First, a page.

Single-Top Production via FCNC using Neural Networks with 2.2 fb-1 of CDF II data
 Dominic Hirschbühl, Jan Lück, Thomas Müller, Adonis Papaikonomou, Thomas Peiffer, Manuel Renz, Svenja Richter, Irja Schall, Jeannine Wagner-Kuhr, Wolfgang Wagner KIT, Universität Karlsruhe Abstract Results Event Selection Neural Network Input Variables Templates Systematic Uncertainties Expected Limit Binned Likelihood Fit to Data Observed Limit Public Note (pdf) To view a plot with full resolution in .gif or .jpg format, right-click and select "View Image."

 Abstract We report on a search for non-standard-model single top-quark production in the channel u(c)+g ➞ t with CDF II data corresponding to 2.2 fb-1 of integrated luminosity. We apply neural networks to construct a discriminant that distinguishes between anomalous single-top-quark and background events and observe no significant excess in collision data. We then set an upper limit of 1.8 pb. Using cross section calculations at next-to-leading order we obtain upper limits on the anomalous coupling constants: Theory graphs and equations

 Results NN output without ano-top NN output with σano=1.8 pb The predicted and measured distributions for the case no anomalous top-quark exists. Background templates are normalized to the SM prediction. The predicted and measured distributions for the case that anomalous top-quark has a cross section of 1.8 pb. Background and signal templates are normalized to prediction. Upper limit on the anomalous cross section (in red). The black line is the theoretical trend in NLO calculation. As a result, the colored region is excluded from the measurement, which sets an upper limit of 0.025 TeV-1 for the anomalous coupling constant (gtu-coupling). The posterior probability density returns the observed limit on the cross section of the anomalous top-quark @ 95% C.L . The limit is 1.8 pb. Upper limit on the anomalous cross section (in red). The black line is the theoretical trend in NLO calculation. As a result, the colored region is excluded from the measurement, which sets an upper limit of 0.105 TeV-1 for the anomalous coupling constant (gtc-coupling).

 Event Selection The CDF event selection exploits the kinematic features of the signal final state, which contains a top quark and a bottom quark. To reduce multijet backgrounds, the W boson originating from the top quark is required to decay leptonically. One therefore demands a single high-energetic electron or muon (ET(e) > 20 GeV, or PT(μ) > 20 GeV/c) and large missing transverse energy (MET) from the undetected neutrino MET > 25 GeV. The backgrounds belong to the following categories: Wbb, Wcc, Wc, mistags (light quarks misidentified as heavy flavor jets), top pair production (tt) and SM single top production events (s-channel, t-channel), non-W (QCD multijet events where a jet is erroneously identified as a lepton), Z→ll and Diboson WW, WZ, and ZZ. We remove a large fraction of the backgrounds by demanding the jet present in the event to have ET > 20 GeV and |η| < 2.8. This jet has to be tagged as a b-quark jet by using displaced vertex information from the silicon vertex detector (SVX). The non-W content of the selected electron dataset is further reduced by several requirements to MET, MET significance, transverse W boson mass, and several angles between the MET vector, lepton vectors and jet vectors. The numbers of expected and observed events are listed in the tables below.

 Neural Network Input Variables Using neural networks kinematic or event shape variables are combined to a powerful discriminant. One of the variables is the output of the KIT flavor separator. The KIT flavor separator gives an additional handle to reduce the large background components where no real b quark is contained, mistags and charm-backgrounds. Both of them amount to about 60% in the W+1 jet data sample even after imposing the requirement that one jet is identified by the secondary vertex tagger of CDF. The following plots show the 14 input variables for the anomalous top-quark network. The plots in the third column show the variables in the "zero-tag" sample (for cross-check).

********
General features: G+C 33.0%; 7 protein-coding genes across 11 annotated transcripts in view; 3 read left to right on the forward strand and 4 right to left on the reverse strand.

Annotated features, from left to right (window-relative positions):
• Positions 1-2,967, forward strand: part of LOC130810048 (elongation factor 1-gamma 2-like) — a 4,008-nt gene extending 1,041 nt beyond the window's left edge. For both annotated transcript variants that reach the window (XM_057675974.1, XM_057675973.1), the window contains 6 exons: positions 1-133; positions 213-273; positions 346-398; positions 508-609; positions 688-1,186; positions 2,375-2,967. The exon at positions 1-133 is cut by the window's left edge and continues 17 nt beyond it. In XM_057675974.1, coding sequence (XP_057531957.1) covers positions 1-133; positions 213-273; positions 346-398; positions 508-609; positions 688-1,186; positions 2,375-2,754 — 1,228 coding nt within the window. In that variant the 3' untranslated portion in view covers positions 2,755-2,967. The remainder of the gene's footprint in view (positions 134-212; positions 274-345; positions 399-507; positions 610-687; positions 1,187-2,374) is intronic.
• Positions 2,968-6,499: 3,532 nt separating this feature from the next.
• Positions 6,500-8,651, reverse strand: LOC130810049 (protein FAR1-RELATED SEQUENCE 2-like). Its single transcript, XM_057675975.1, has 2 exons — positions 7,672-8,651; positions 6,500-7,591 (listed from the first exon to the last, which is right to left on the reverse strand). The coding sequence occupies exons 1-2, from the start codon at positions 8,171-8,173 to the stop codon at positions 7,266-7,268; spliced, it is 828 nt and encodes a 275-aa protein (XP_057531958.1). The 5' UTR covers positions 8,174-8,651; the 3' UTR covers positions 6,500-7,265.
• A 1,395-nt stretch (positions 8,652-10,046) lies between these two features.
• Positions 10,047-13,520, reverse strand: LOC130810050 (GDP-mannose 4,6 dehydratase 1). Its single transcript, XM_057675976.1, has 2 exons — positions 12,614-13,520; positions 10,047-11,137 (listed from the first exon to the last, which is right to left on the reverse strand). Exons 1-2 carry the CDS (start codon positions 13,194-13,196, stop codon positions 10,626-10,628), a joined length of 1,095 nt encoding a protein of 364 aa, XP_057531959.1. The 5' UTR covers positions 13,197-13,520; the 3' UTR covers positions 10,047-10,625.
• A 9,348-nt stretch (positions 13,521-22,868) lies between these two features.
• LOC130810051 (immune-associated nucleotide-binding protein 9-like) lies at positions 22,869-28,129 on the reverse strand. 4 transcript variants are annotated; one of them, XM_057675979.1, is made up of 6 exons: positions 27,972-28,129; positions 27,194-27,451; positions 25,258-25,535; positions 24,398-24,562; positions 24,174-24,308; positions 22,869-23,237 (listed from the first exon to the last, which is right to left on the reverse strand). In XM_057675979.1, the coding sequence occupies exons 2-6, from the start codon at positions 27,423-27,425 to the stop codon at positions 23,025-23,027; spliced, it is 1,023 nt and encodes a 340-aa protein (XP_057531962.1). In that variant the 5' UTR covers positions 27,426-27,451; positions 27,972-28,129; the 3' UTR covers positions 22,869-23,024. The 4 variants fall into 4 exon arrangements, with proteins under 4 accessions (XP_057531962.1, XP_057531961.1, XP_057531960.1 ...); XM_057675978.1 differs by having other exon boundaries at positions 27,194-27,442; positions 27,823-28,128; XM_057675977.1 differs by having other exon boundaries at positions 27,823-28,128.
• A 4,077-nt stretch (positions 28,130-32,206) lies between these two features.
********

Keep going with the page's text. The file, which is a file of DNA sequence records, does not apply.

MC distributions: the mass of the reconstructed top-quark data - MC comparison: the mass of the reconstructed top-quark data - MC comparison: the mass of the reconstructed top-quark MC distributions: the neural network output of the KIT flavor separator for the b-tagged jet data - MC comparison: the neural network output of the KIT flavor separator for the b-tagged jet MC distributions: the transverse mass of the reconstructed top-quark data - MC comparison: the transverse mass of the reconstructed top-quark data - MC comparison: the transverse mass of the reconstructed top-quark MC distributions: the transverse mass of the reconstructed W-boson data - MC comparison: the transverse mass of the reconstructed W-boson data - MC comparison: the transverse mass of the reconstructed W-boson MC distributions: the cone built by the charged lepton and the jet data - MC comparison: the cone built by the charged lepton and the jet data - MC comparison: the cone built by the charged lepton and the jet MC distributions: the product of the charge of the lepton and the pseudorapidity of the reconstructed top-quark data - MC comparison: the product of the charge of the lepton and the pseudorapidity of the reconstructed top-quark data - MC comparison: the product of the charge of the lepton and the pseudorapidity of the reconstructed top-quark MC distributions: Δφ between the most energetic jet and the direction of the missing transverse energy data - MC comparison: Δφ between the most energetic jet and the direction of the missing transverse energy data - MC comparison: Δφ between the most energetic jet and the direction of the missing transverse energy MC distributions: the transverse momentum of the jet data - MC comparison: the transverse momentum of the jet data - MC comparison: the transverse momentum of the jet MC distributions: transverse momentum of the charged lepton data - MC comparison: transverse momentum of the charged lepton data - MC comparison: transverse momentum of the charged lepton MC distributions: the rapidity of the reconstructed top-quark data - MC comparison: the rapidity of the reconstructed top-quark data - MC comparison: the rapidity of the reconstructed top-quark MC distributions: the pseudorapidity of the reconstructed W boson data - MC comparison: the pseudorapidity of the reconstructed W boson data - MC comparison: the pseudorapidity of the reconstructed W boson MC distributions: the pseudorapidity of the charged lepton data - MC comparison: the pseudorapidity of the charged lepton data - MC comparison: the pseudorapidity of the charged lepton MC distributions: the aplanarity data - MC comparison: the aplanarity data - MC comparison: the aplanarity MC distributions: Δφ between the charged lepton and the direction of the missing transverse energy data - MC comparison: Δφ between the charged lepton and the direction of the missing transverse energy data - MC comparison: Δφ between the charged lepton and the direction of the missing transverse energy